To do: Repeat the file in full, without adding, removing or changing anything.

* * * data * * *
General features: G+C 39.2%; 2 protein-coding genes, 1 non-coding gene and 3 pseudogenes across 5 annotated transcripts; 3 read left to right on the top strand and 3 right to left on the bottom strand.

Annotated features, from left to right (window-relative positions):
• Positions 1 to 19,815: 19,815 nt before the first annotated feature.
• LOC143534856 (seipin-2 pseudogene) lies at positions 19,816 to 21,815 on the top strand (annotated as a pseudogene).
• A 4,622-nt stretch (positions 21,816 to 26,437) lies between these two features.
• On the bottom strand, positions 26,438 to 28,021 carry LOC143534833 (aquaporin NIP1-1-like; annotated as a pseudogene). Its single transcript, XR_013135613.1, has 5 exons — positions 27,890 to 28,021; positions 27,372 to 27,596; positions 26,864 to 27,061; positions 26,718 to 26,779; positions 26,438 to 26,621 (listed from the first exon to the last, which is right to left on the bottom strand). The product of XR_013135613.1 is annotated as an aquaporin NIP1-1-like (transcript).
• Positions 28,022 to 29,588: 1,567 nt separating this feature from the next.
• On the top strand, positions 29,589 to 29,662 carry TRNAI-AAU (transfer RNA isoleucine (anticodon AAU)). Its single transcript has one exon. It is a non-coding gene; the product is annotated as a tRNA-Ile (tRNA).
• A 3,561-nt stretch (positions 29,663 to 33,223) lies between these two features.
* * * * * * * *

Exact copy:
General features: G+C 39.2%; 2 protein-coding genes, 1 non-coding gene and 3 pseudogenes across 5 annotated transcripts; 3 read left to right on the top strand and 3 right to left on the bottom strand.

Annotated features, from left to right (window-relative positions):
• Positions 1 to 19,815: 19,815 nt before the first annotated feature.
• LOC143534856 (seipin-2 pseudogene) lies at positions 19,816 to 21,815 on the top strand (annotated as a pseudogene).
• A 4,622-nt stretch (positions 21,816 to 26,437) lies between these two features.
• On the bottom strand, positions 26,438 to 28,021 carry LOC143534833 (aquaporin NIP1-1-like; annotated as a pseudogene). Its single transcript, XR_013135613.1, has 5 exons — positions 27,890 to 28,021; positions 27,372 to 27,596; positions 26,864 to 27,061; positions 26,718 to 26,779; positions 26,438 to 26,621 (listed from the first exon to the last, which is right to left on the bottom strand). The product of XR_013135613.1 is annotated as an aquaporin NIP1-1-like (transcript).
• Positions 28,022 to 29,588: 1,567 nt separating this feature from the next.
• On the top strand, positions 29,589 to 29,662 carry TRNAI-AAU (transfer RNA isoleucine (anticodon AAU)). Its single transcript has one exon. It is a non-coding gene; the product is annotated as a tRNA-Ile (tRNA).
• A 3,561-nt stretch (positions 29,663 to 33,223) lies between these two features.